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Sunday, October 29, 2006

Must read! Must see!

Oh, what to do on rainy and blustery days in New England?

Well, there are great things to read and watch.

My reading began with a cup of coffee and the latest issue of the New York Review of Books. It contains a terrific piece by Garry Wills showing how pervasive evangelicalism is in the Bush administration -- a clear example of the masterful use of patronage personnel policies with implications that go well beyond policymaking. Wills makes the case that the federal government is now engaged in a broad range of "faith-based" initiates -- faith-based social services, faith-based, justice, faith-based science/health, and faith-based war. A brilliant and scary bit of political analysis....

Having moved on from coffee, and between loads of laundry and various e-mail exchanges, I picked up the remote and worked my way around to C-SPAN 2 where Andrew Sullivan and David Brooks were engaged in a lively discussion about Sullivan's most recent book (The Conservative Soul) in front of an audience at the libertarian-focused CATO Institute.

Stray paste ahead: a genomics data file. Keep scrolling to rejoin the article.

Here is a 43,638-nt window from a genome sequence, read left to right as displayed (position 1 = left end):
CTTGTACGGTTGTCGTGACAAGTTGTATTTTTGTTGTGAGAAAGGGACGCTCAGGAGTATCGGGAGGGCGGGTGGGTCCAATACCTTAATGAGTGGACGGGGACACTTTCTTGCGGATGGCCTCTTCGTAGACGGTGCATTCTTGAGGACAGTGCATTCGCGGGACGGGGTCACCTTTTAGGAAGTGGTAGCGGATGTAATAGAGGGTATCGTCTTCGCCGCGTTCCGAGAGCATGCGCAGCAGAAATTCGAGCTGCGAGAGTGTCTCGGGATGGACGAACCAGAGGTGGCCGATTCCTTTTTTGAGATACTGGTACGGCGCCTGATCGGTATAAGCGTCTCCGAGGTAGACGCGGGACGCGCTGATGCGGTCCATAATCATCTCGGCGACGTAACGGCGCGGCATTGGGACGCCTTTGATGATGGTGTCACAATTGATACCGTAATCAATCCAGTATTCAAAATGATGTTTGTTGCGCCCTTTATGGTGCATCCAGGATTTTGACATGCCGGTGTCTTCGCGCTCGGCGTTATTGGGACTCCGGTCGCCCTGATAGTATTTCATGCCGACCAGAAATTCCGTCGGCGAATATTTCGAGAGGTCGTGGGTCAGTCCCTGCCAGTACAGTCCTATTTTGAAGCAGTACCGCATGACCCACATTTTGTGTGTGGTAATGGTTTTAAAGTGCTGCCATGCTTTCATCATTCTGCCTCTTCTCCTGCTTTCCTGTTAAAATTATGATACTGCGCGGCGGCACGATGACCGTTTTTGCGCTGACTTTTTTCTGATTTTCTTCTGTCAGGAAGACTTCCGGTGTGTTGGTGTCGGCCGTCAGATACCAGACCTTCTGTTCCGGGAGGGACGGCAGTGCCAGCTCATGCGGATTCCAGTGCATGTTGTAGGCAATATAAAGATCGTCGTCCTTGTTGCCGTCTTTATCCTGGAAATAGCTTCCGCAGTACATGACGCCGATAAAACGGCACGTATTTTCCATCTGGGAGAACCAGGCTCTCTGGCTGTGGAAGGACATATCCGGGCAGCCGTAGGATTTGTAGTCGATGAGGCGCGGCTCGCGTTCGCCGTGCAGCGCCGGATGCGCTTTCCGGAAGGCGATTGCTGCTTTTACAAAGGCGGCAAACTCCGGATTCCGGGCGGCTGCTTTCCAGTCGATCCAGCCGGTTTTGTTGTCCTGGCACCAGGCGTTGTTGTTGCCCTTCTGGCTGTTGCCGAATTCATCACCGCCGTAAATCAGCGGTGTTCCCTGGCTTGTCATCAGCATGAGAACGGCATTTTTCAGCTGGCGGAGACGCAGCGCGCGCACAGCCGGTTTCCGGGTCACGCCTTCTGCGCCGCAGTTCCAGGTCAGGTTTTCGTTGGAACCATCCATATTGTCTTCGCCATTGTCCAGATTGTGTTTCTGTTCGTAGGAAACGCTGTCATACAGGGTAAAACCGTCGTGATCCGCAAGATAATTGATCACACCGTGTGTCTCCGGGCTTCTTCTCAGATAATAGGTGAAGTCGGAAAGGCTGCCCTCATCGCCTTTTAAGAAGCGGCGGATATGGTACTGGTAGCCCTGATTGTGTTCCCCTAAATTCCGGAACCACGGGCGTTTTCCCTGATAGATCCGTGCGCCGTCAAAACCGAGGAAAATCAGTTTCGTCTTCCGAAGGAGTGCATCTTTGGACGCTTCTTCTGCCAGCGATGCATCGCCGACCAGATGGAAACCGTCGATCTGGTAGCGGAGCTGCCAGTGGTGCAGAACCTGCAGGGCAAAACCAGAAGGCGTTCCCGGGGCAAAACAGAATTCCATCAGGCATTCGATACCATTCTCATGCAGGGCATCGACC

This was without doubt one of the most interesting exchanges I've seen among conservatives, and within the hour I ordered the book in question along with Sullivan's earlier work, Virtually Normal.

If only I can be so lucky each time I turn on the boob tube!

Time passes. The rain is gone, the sun is out -- and the winds are gusting up to 60 mph. Seems like another cup of coffee and the Sunday NY Times are in order before I venture out....